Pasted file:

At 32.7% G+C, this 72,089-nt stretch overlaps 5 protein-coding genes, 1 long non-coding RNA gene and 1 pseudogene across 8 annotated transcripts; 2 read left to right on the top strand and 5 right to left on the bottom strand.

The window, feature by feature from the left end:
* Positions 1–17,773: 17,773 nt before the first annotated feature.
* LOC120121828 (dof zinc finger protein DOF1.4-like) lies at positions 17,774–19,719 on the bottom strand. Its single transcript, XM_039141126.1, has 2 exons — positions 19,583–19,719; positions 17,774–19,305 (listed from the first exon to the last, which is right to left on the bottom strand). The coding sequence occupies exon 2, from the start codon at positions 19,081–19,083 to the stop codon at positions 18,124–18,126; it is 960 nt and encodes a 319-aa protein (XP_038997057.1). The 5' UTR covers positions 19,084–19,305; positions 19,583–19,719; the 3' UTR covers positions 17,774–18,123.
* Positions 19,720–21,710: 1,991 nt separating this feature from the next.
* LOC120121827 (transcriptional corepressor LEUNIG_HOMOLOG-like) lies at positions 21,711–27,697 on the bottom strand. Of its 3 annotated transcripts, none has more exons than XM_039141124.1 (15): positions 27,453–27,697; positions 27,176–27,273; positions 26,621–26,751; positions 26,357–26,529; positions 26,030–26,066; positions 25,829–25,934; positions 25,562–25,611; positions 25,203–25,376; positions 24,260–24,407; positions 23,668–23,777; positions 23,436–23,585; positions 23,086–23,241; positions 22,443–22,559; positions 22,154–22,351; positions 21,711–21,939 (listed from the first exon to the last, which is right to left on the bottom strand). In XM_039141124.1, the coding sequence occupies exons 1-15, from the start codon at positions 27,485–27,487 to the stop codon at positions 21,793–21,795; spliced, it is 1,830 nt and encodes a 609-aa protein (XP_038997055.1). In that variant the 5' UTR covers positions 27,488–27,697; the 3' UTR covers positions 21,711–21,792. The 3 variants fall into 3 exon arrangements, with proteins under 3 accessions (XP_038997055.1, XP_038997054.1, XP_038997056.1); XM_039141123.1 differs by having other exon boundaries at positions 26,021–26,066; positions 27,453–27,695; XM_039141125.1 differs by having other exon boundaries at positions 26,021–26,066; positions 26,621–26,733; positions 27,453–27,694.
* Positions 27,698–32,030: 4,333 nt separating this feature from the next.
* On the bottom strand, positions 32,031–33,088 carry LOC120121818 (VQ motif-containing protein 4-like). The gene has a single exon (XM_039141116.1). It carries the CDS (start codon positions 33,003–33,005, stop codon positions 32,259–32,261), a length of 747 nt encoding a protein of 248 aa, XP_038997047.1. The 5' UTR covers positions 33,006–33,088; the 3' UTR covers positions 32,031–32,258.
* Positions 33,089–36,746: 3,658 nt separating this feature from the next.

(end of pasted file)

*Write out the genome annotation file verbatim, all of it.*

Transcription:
At 32.7% G+C, this 72,089-nt stretch overlaps 5 protein-coding genes, 1 long non-coding RNA gene and 1 pseudogene across 8 annotated transcripts; 2 read left to right on the top strand and 5 right to left on the bottom strand.

The window, feature by feature from the left end:
* Positions 1–17,773: 17,773 nt before the first annotated feature.
* LOC120121828 (dof zinc finger protein DOF1.4-like) lies at positions 17,774–19,719 on the bottom strand. Its single transcript, XM_039141126.1, has 2 exons — positions 19,583–19,719; positions 17,774–19,305 (listed from the first exon to the last, which is right to left on the bottom strand). The coding sequence occupies exon 2, from the start codon at positions 19,081–19,083 to the stop codon at positions 18,124–18,126; it is 960 nt and encodes a 319-aa protein (XP_038997057.1). The 5' UTR covers positions 19,084–19,305; positions 19,583–19,719; the 3' UTR covers positions 17,774–18,123.
* Positions 19,720–21,710: 1,991 nt separating this feature from the next.
* LOC120121827 (transcriptional corepressor LEUNIG_HOMOLOG-like) lies at positions 21,711–27,697 on the bottom strand. Of its 3 annotated transcripts, none has more exons than XM_039141124.1 (15): positions 27,453–27,697; positions 27,176–27,273; positions 26,621–26,751; positions 26,357–26,529; positions 26,030–26,066; positions 25,829–25,934; positions 25,562–25,611; positions 25,203–25,376; positions 24,260–24,407; positions 23,668–23,777; positions 23,436–23,585; positions 23,086–23,241; positions 22,443–22,559; positions 22,154–22,351; positions 21,711–21,939 (listed from the first exon to the last, which is right to left on the bottom strand). In XM_039141124.1, the coding sequence occupies exons 1-15, from the start codon at positions 27,485–27,487 to the stop codon at positions 21,793–21,795; spliced, it is 1,830 nt and encodes a 609-aa protein (XP_038997055.1). In that variant the 5' UTR covers positions 27,488–27,697; the 3' UTR covers positions 21,711–21,792. The 3 variants fall into 3 exon arrangements, with proteins under 3 accessions (XP_038997055.1, XP_038997054.1, XP_038997056.1); XM_039141123.1 differs by having other exon boundaries at positions 26,021–26,066; positions 27,453–27,695; XM_039141125.1 differs by having other exon boundaries at positions 26,021–26,066; positions 26,621–26,733; positions 27,453–27,694.
* Positions 27,698–32,030: 4,333 nt separating this feature from the next.
* On the bottom strand, positions 32,031–33,088 carry LOC120121818 (VQ motif-containing protein 4-like). The gene has a single exon (XM_039141116.1). It carries the CDS (start codon positions 33,003–33,005, stop codon positions 32,259–32,261), a length of 747 nt encoding a protein of 248 aa, XP_038997047.1. The 5' UTR covers positions 33,006–33,088; the 3' UTR covers positions 32,031–32,258.
* Positions 33,089–36,746: 3,658 nt separating this feature from the next.